Monthly Archives: May 2013

Teacher Competency Tests

This story grabbed my attention a few months ago.

A Georgia grand jury indicted 35 educators for a massive cheating scheme in Atlanta public schools which allegedly involved a former superintendent, Beverly Hall, and as many as 178 teachers. reported on March 29:  “Among those also indicted were four of Hall’s executive administrators, six principals, two assistant principals, six testing coordinators, 14 teachers, a school improvement specialist and a school secretary. ”   Standardized test answers were changed to improve overall scores.

Stories like this make me despair of our country’s moral fiber, but a more positive response is anger.  Every student and parent in the Atlanta school system should be fighting mad because they have been cheated by their teachers and school administrators who were more interested in their own objectives than that of their charges.

A scandal so large leads you to wonder where else this could be happening.  Sure enough, “Teaching How to Cheat,” in says,  “A September 19, 2011, ProPublica story titled  ‘ “America’s Most Outrageous Teacher Cheating Scandals” ‘ describes serious student testing irregularities at both the grade and high school level occurring in eight states and the District of Columbia.”

Some might remember a 2001 scandal that involved 52 teachers from five states who each paid $1,000 for a ringer to write their teacher’s competency exam.  I think these scandals are related even though they are a dozen years apart.  The less competent a teacher, the more he or she might feel tempted to fudge a student’s results.

In our district, I do not have the slightest reason to think anything but the best of our teachers and their ethics, but it did start me thinking about what’s involved in teacher certification in New Hampshire and the nature of those competency exams.  New Hampshire accepts teacher certification from many other states, something that’s called certification reciprocity.  Since photo ID is now required to write the competency exams, this isn’t as alarming as it once would have been. What did unsettle me was learning that New Hampshire allows teachers to qualify for certification if they fail one of the three competency exams in reading, writing and math so long as their composite score is equal to a passing score on all three.  In other words, a teacher could be a dunce in math but a star in writing and still become a certified teacher.  (Candidates must also pass a subject specific competency test for their subject area.)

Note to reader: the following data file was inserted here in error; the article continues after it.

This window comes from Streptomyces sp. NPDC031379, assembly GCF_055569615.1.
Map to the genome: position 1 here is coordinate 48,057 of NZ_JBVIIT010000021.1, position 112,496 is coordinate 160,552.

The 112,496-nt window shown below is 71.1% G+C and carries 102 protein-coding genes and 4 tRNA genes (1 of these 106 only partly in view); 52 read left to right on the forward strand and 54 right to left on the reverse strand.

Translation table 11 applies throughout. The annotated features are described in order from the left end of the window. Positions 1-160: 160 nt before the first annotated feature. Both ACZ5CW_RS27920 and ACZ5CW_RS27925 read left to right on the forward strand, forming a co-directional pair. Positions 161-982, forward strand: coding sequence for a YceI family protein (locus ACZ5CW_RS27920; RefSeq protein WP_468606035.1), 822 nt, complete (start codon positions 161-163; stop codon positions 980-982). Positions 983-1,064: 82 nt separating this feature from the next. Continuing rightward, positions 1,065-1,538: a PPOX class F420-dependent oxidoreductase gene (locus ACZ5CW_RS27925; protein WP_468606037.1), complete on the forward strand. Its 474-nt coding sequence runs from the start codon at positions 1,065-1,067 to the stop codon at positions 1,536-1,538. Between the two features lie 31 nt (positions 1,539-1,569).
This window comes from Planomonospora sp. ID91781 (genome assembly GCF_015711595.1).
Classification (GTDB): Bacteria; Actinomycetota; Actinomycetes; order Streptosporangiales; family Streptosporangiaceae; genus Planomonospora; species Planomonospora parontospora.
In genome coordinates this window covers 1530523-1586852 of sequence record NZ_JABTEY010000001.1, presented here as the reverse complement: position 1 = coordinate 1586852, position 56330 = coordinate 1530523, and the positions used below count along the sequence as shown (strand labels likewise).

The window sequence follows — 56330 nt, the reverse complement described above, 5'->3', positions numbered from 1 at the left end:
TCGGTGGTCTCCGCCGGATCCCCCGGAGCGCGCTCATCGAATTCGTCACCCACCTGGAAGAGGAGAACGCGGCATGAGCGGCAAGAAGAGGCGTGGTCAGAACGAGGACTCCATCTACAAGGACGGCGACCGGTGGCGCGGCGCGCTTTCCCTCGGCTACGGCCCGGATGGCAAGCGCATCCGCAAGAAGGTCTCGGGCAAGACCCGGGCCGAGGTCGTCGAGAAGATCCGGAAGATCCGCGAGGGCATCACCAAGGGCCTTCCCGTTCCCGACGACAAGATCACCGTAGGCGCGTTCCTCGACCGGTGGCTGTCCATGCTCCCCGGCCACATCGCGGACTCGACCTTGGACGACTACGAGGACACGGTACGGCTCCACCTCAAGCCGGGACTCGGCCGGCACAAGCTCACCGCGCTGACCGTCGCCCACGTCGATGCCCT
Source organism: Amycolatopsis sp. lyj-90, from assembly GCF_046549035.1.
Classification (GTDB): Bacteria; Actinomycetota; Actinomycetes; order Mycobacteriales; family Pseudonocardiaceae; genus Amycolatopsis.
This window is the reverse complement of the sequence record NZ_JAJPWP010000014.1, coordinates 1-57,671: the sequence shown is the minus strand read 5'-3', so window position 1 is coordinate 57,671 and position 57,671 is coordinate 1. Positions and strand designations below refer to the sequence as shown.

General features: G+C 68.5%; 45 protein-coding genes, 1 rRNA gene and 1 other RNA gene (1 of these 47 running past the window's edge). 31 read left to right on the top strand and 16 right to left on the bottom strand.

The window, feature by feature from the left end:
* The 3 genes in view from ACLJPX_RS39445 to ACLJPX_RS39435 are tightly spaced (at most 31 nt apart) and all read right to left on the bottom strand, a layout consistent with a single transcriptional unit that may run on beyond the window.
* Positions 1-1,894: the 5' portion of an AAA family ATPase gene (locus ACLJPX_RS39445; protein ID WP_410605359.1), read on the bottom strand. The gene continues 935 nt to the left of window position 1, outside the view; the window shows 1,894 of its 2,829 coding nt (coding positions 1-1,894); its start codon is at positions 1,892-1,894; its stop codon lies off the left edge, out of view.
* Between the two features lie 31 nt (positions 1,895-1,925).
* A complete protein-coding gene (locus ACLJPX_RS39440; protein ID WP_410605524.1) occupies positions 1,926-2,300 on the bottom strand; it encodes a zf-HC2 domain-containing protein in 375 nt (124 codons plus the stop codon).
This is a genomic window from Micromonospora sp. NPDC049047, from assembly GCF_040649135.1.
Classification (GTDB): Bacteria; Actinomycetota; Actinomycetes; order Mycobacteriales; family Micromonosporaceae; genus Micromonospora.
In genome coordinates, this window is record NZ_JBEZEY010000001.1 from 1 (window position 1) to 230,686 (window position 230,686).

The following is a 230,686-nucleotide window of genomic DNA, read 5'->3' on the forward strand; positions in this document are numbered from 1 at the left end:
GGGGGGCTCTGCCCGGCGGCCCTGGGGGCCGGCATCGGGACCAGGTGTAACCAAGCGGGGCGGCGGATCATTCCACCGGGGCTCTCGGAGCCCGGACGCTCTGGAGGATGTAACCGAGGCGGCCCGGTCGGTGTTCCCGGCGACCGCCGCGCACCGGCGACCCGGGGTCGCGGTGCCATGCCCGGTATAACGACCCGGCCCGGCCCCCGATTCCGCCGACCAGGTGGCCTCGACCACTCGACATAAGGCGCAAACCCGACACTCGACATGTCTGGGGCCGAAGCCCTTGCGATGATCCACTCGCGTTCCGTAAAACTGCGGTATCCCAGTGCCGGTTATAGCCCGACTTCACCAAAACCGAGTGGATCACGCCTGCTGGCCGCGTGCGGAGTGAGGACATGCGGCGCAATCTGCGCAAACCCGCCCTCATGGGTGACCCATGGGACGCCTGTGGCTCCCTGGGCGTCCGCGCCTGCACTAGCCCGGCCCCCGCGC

Here’s a survey of teacher competency test requirements among 11 states as of 2010.

Meanwhile, there has been some heartening news in our district.

  • NECAP scores have rallied, a cause for guarded optimism.
  • Dr. Metzler has announced that SAU personnel will no longer be getting an across-the-board raise every year and instead raises will be based on job performance.
  • The SAU board has announced the ‘nomination’ of Dr. Roxanne Wilson for Assistant Superintendent.  She is currently the Director of Pupil Personnel Services.

May the sacrifice of many soldiers past and present be in our thoughts this Memorial Day weekend. We know all too well there is no cheating death.


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Planning Board and Conflict of Interest

It’s been a week where even sensible Americans are suspecting their government is being run by criminal thugs.  The IRS admits to having targeted groups for their political beliefs, we learn the Associated Press’ White House lines were tapped for two months by the Department of Justice, and that the government deliberately lied to Americans about the Benghazi debacle.  It is hard to turn our attention to local issues, but in a way local issues are reassuring. We can at least control our own house – or so we would like to think.  A suggestion of conflict of interest has been raised in the Planning Board by the chairman of that body.  Is it truly a conflict and if so, is anyone prepared to do anything about it?

Mr. Matthew Brown is a voting member of the Sandown Planning Board. He owns a house and an extra lot in Phillips Pond Estates, both formerly owned by developer Robert Villella (or his interests).  At the special Planning Board meeting last night, Chairman Traeger reported that Matt Brown has a mortgage for $50,000 held by Robert Villella, information that is public record.

Does a private financial arrangement between a member of the planning board and a prominent developer, who not infrequently appears as an applicant before the board, constitute a conflict of interest?  I certainly think so, but Mr. Brown has another opinion and refuses to recuse himself from voting on future business associated with Mr. Villella.  I’ll get to Mr. Brown’s  reasoning shortly. First some background about what prompted last night’s special meeting.

The last regular Planning Board meeting was on April 16th, and it was an explosive one. I recommend watching that meeting on VIMEO as it is at times actually exciting.  Last night, Chairman Traeger said that “unusual events” took place at the April 16th meeting, “…people pushing to get a plan accepted with outstanding issues.” (Mr. Traeger was absent for the April 16th meeting which was chaired by Mr. Matt RUSSELL.)  The board voted 3 to 2 in favor of approving a lot change requested by Mr. Villella in Hillside Estates.  This vote succeeded over the strong objection of Acting Chair Russell who reminded the board that there existed three outstanding issues to be resolved before final approval should be given.  Matt Brown, Ed Mencis and Ernest Brown (no relation) voted in favor.  Matt Russell and Steve Miesner voted against.